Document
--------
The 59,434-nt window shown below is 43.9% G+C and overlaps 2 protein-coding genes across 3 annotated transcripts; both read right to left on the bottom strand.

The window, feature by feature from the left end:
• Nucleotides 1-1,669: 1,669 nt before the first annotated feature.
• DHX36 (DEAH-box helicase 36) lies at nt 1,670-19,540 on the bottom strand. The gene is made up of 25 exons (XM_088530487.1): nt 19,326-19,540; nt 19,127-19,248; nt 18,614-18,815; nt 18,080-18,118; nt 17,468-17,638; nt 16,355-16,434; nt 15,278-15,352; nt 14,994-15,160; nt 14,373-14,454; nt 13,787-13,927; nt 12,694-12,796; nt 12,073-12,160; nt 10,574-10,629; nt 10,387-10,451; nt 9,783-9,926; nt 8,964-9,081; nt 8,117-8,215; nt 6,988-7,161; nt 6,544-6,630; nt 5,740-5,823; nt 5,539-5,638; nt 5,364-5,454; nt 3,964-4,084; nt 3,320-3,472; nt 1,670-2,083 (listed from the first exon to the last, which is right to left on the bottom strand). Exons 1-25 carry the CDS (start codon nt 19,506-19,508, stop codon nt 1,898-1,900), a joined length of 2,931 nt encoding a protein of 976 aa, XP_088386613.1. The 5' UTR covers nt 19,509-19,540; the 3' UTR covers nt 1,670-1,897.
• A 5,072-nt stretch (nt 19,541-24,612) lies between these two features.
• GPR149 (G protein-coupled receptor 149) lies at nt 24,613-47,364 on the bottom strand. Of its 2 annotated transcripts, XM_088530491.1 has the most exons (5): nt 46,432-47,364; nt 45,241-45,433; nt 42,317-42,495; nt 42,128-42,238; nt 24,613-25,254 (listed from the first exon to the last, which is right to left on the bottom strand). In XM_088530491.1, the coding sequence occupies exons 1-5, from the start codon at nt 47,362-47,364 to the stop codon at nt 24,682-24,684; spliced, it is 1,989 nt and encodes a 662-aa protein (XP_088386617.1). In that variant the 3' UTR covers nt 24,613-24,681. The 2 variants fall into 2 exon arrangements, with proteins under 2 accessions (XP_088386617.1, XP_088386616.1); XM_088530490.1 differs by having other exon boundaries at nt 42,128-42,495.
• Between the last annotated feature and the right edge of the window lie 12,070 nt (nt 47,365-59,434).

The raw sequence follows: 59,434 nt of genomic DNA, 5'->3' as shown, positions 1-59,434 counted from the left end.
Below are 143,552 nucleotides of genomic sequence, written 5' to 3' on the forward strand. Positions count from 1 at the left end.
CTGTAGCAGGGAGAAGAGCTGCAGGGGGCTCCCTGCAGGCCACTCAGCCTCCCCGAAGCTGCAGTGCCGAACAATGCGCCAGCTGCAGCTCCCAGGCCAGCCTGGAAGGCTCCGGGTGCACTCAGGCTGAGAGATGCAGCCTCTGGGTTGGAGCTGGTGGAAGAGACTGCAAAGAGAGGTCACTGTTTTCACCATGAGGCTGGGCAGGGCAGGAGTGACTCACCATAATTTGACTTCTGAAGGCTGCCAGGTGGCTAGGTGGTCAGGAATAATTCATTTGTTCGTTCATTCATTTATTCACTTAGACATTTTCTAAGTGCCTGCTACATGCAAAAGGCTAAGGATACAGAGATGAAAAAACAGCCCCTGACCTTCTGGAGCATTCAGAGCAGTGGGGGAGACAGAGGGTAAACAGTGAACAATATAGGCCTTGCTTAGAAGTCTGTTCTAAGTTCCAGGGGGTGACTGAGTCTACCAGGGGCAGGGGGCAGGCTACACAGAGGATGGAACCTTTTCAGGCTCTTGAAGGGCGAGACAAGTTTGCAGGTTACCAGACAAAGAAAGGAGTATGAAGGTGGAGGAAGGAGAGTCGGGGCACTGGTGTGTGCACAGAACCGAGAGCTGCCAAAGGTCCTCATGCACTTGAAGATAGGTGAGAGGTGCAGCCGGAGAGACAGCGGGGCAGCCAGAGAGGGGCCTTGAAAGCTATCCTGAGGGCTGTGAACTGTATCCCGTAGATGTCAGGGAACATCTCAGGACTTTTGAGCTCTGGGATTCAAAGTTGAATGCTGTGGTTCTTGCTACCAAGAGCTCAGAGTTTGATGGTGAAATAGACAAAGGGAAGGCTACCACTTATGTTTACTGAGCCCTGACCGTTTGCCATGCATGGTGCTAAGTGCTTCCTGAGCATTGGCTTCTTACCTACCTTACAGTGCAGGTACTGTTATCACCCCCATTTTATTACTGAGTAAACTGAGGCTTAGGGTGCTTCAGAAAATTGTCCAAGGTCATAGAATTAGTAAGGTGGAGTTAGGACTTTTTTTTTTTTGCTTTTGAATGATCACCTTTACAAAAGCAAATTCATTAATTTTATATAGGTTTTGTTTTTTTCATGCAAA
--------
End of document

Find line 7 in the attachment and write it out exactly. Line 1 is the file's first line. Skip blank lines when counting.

• Between the last annotated feature and the right edge of the window lie 12,070 nt (nt 47,365-59,434).